There are restrictions on what you could do with the lump sum that the bank pays you – for instance, you cannot invest in equities. Over and above this, you would have to pay a processing fee and there may be other associated charges.

Reverse mortgages are expensive financial products. They limit your investment options considerably and are tax inefficient. They could also be cumbersome for your legal heirs.

 

What Are Your Alternatives?

If you are keen on financial independence, you could liquidate your real estate assets and downsize to a smaller apartment. Contrary to popular belief, renting makes more financial sense than buying real estate. The problem with annuities is that you don’t have access to your entire capital. If you like the concept of a reverse mortgage, you could directly enter into an informal agreement with your children instead of using an intermediary like a bank. Financially speaking this might be a better solution for the family.

 

This article was also posted by SilverTalkies

 

The Legacy of Janet Yellen

 

Janet Yellen took over as Fed Chair in February 2014 at which point she had already been with the Fed for a decade. Although no new financial crises occurred during her term, the job at hand was no less tricky. Yellen inherited the responsibility of reversing the quantitative easing (QE) program shortly after her predecessor, Ben Bernanke announced to taper it.

To put it simply, the QE program was used to combat the 2008 financial crisis. It injected liquidity into markets by buying debt securities. Effectively, the supply of money increased, and the cost of borrowing fell rates to near zero levels. Low interest rates were meant to stimulate economic growth. However, they had associated costs. Firstly, surplus liquidity could trigger inflation. Next, citizens were earning less from their investments. Lastly, there was a risk of another asset bubble building up, leading to a new crisis.

During her term, Yellen employed a cautious, planned, and calculated approach. Her focus was on bringing unemployment down. She avoided rash interest rate hikes by understanding that surplus liquidity would not result in runaway inflation. Rate hikes were conducted in a phased manner and the economy was prepared for each one. There has been a certain finesse and sense of judgment to these decisions.

It is often believed that a longer tenure would allow central bankers to act in the long-term interests of the economy. Yet, in her single term, Janet Yellen has managed to bring down unemployment to a 17-year low, keep inflation below 2% and economic growth at 3%. This shows promise of continued progress. Her successor, Jerome Powell, is likely to follow a similar approach, even if he entered at the start of a market correction.

 


 

Infallible? Think again- ithought’s market wrap.

Investor perception often gives unmistakable hints of things to come. When most investors believe a particular asset class or investment simply do no wrong, it actually would go wrong. Consensus is often the worst tool to make decisions. This is because it takes too much time to reach a consensus and by the time it is reached, it simply would be too late. Let us now evaluate the present investor perception. The consensus view on investing can be summed up like this – investors think there can be no better time to buy home assets; they feel anytime is a good time to buy gold; on equity, investors are still to get over the bad memories of 2008. In fact, investors aren’t even ready to think of equities. When investors don’t even want to rationalize the merits of equity investing, they will be passing over a great opportunity. This makes us believe that equity maybe headed for much better times in 2013. As for the investor favorites – homes and gold, one is treading on thin ice. The risk – reward equation looks loaded against the investors.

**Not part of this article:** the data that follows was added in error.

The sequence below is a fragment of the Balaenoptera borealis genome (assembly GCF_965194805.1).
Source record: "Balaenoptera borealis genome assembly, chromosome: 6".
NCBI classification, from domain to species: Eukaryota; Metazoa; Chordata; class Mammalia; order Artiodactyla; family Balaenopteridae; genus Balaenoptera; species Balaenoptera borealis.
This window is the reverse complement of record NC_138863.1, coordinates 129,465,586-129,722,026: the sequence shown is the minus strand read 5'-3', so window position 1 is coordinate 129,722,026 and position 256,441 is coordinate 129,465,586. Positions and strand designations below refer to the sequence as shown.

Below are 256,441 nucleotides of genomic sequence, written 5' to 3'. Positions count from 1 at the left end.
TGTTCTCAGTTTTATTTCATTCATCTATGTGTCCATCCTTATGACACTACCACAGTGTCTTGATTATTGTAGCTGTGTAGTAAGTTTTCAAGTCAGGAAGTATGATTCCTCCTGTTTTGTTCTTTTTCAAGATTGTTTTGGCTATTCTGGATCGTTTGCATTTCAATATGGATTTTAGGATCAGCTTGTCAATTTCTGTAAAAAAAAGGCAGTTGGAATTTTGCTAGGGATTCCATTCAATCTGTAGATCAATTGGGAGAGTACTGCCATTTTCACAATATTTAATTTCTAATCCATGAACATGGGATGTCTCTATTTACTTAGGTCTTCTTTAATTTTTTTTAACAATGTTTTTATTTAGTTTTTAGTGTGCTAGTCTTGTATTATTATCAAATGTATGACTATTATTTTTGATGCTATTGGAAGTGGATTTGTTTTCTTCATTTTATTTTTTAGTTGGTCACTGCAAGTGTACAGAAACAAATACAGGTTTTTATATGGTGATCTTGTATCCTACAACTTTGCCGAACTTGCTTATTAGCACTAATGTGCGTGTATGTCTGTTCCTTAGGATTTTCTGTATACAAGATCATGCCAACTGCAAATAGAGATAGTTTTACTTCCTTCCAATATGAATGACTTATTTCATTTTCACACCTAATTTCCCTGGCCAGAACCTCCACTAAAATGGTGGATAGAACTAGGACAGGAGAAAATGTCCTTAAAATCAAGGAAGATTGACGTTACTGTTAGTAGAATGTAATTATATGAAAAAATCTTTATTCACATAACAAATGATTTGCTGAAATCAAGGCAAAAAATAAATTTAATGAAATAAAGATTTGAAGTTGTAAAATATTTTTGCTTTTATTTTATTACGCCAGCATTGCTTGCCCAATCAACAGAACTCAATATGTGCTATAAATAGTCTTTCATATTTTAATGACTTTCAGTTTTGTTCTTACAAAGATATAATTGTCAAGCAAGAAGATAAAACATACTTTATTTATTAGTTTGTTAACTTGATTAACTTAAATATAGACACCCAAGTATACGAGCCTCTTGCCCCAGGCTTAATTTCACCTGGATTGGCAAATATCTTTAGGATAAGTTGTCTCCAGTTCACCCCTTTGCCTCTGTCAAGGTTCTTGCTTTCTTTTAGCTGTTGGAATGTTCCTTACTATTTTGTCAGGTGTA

Investment aversion and objectivity are mutually exclusive.

Market turnarounds have a way of surprising you. First, it will appear that everything is wrong with the world of money. The economy will look hopeless. Your currency will look weak. Inflation will be uncontrollable. Interest rates will be close to their highs. Crude prices will be peaking. Headlines will be bleak. No news will be good news. The markets will look like crashing any moment. Then, suddenly, one of the variables will change dramatically. This leads to a chain of events where the other variables start to look up. Gradually, the fear element will leave each domain which it occupied. Crude, commodities, currency, inflation, interest rates and economic data will all sequentially look up. Suddenly, the headlines will change. The stock indices will look up. Money will keep coming into the markets fueling a sequence of positive events. By the time you realize it, the stock markets would have risen significantly. We have described this in a racy way. But, the events have their own way of playing out. One thing is true, every bull market is born out of an extremely pessimistic state. This one will be no different.